Masked Volume during sleep


I can’t do ultrasonics over speaker because I don’t sleep alone. So, I bought a sleep headband (wraps around your head with soft, padded cloth.

Question is: Will I get full benefits if I have the volume barely audible. The masked tracks tend to keep me awake so I want to experiment with low volume, but not at the expense of benefit.

Followup question: If I keep volume low enough, would it still be a bad idea to do ultrasonics through the headphones?


I generally set Masked subs at a comfortable level for a few hours while I am asleep. Started doing that after watching Bruce Lipton’s video. Only @SaintSovereign and @Fire can explain how beneficial this approach is.
I don’t use ultrasonics with earphones.
Hope this helps.


I use ultrasonics over headphones to keep from interfering with others and because I have them on during most of the day since people leave me no other choice. The most important thing is to really calibrate the volume. Start by playing the masked track. Set it to a comfortable volume, preferably a bit on the softer side. Now, while keeping that volume, switch to the ultrasonics. Use FrequenSee to ensure the level is about the same. SubClub ultras are slightly louder than masked, possibly because they only have voice and no noise. (EDIT: Correction, the water of the masked track is actually about 10dB above the ultra according to my spectrum visualizer)
And always stay mindful of the volume. You won’t hear if it accidentally raised the volume, so ensure that won’t happen and maybe switch to the masked every so often (or use FrequenSee) just to be safe. If you get a sudden headache or your ears start beeping as if you’ve just been to a concert, keep your headphones off for a while.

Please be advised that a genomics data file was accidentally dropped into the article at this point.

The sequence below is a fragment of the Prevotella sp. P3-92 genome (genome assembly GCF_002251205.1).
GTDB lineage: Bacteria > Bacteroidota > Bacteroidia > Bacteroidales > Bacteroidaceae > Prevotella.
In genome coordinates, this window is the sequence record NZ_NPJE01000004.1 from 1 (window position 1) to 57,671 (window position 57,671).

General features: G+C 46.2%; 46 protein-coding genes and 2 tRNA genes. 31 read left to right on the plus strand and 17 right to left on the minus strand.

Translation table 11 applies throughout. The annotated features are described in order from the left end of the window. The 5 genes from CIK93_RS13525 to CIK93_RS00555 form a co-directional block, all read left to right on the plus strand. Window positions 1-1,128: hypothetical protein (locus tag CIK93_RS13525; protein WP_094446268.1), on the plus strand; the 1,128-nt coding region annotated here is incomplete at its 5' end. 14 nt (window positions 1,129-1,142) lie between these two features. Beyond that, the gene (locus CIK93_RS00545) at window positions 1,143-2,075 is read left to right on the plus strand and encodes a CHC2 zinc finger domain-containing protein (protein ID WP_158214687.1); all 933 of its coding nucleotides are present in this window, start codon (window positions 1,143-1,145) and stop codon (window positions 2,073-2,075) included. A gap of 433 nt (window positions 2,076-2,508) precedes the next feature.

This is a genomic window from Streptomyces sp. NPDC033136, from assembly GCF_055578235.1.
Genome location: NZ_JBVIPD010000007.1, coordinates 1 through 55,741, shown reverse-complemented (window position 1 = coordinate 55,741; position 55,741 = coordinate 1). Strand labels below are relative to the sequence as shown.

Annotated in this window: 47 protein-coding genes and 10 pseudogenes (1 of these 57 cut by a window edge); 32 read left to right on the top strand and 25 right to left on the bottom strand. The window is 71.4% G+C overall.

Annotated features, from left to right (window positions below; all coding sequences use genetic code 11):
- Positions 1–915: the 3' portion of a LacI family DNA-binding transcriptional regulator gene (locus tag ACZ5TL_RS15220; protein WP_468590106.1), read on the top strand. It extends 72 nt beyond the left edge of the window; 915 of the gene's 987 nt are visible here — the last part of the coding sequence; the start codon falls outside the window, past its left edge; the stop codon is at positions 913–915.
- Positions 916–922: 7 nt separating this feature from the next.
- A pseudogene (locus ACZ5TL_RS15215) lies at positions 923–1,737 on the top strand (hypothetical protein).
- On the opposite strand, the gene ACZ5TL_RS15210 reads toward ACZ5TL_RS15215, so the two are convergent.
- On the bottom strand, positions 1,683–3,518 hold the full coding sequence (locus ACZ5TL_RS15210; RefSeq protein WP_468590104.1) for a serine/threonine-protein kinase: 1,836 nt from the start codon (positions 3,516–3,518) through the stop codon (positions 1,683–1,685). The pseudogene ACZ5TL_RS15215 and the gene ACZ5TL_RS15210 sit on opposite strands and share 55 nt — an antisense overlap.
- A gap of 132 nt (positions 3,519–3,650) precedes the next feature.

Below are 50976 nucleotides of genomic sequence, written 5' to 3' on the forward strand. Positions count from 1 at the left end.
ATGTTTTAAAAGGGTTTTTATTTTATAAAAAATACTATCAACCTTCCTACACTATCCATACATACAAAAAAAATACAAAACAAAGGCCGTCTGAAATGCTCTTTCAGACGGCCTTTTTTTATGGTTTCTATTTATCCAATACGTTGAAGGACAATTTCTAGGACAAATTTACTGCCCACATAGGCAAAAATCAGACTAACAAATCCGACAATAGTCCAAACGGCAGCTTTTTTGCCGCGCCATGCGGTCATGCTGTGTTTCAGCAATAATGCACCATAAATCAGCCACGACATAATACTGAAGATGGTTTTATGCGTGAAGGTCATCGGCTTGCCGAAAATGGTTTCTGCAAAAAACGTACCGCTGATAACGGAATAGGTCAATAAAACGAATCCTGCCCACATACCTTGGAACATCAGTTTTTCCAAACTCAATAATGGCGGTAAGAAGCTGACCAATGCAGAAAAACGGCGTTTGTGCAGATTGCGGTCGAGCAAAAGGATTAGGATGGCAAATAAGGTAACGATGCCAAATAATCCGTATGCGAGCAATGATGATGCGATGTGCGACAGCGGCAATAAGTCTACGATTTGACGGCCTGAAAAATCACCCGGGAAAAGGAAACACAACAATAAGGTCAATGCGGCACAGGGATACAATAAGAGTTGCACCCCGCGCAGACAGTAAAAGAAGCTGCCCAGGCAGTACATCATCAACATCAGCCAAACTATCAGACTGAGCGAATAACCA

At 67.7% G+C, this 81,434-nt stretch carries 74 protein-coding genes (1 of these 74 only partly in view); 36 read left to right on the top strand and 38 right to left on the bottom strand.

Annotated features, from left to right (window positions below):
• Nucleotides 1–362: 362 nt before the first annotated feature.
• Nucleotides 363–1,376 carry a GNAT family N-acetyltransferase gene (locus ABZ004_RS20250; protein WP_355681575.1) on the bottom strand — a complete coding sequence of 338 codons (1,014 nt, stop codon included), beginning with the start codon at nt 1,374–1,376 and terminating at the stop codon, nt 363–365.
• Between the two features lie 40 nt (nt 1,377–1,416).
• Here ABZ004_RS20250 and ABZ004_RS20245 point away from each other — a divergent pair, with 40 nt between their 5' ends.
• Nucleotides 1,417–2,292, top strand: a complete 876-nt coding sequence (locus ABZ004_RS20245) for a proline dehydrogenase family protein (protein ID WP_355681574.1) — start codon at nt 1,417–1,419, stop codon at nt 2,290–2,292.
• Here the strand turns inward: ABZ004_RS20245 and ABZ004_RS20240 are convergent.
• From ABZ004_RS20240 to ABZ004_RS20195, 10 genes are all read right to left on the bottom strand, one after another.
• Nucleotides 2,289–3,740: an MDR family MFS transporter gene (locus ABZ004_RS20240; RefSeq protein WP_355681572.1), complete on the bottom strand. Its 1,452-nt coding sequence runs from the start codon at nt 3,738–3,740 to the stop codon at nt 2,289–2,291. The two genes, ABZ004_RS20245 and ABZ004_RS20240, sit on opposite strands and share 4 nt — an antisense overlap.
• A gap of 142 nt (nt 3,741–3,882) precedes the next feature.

As for the effectiveness of volume using masked, keep them at a level where you can still fall asleep. Most people can’t fall asleep above a certain volume, so stay below it. That in mind, keep the volume as high as is comfortable for you. Imagine someone talking you you during a noisy party. You may need to tell them to speak up or you’ll miss every other word. Same goes for masked subs. If the volume is too low, you might miss a few words here and there and your mind will have to figure out what they are through deduction. Combine that with the fact that the headband may move away from the ears while sleeping (my SleepPhones are never over my ears anymore in the morning) and you might want to keep the volume high enough.

@Anonymanas I’m looking forward to that explanation.


As long as you can hear the water, you’re getting exposure – WITHIN REASON. Don’t turn it down until it’s barely audible, then complain about not getting reasons. I’m assuming what you call a “comfortable level” is one that’s non-intrusive, relaxing and easy to listen to.


I have a pair of wired noise cancelling earbuds that have a high db output. I’ll play them on my android on like 2nd or 3rd step with Dolby settings turned off. That’s equivalent to 13% and 21% volume. I shoot for 21% and if it wakes me up I turn it down to 13%. I keep getting extremely vivid dreams are both volumes so I’m sure it’s working. But I have a nother pair of headphones that I have to turn the volume up on to get the same loudness. So there are many factors involved. Like @SaintSovereign mentioned at a comfortable volume, not too low.


Do you wear those to bed? If so, I’d love to know which. I have often tried wearing earbuds, but it makes side-sleeping so annoying, even with a special side-sleeping pillow with an indentation for the ear.


Well I’m not sure if you’ll find them comfortable it not but under $20 they kick ass as far as sound quality.


This is what I just bought and have started using. Very comfortable, though I do have a couple of complaints.

Bluetooth Sleeping Eyemask


A couple of years ago I bought these to use with a competitor’s product, they’re really tiny and actually comfortable while side sleeping since they don’t stick out at all, but don’t expect amazing sound quality for music. They’re cheaply constructed so might need to be replaced every couple of months, but they’re cheap to buy as well.

Maxrock Sleep Earbuds

These ones are even smaller and cheaper, but I haven’t tried them.

Atech Sleep Earbuds


I’ve never liked the idea of sleeping with Bluetooth on. I get enough of that going through my head every day, don’t feel a need to sleep with Bluetooth signals going through my head all night long. Well, part of the night anyway, I have yet to find a Bluetooth headset whose batteries last long enough. But that’s just me.

For now, I’ll stick to my SleepPhones. May just get a smaller band.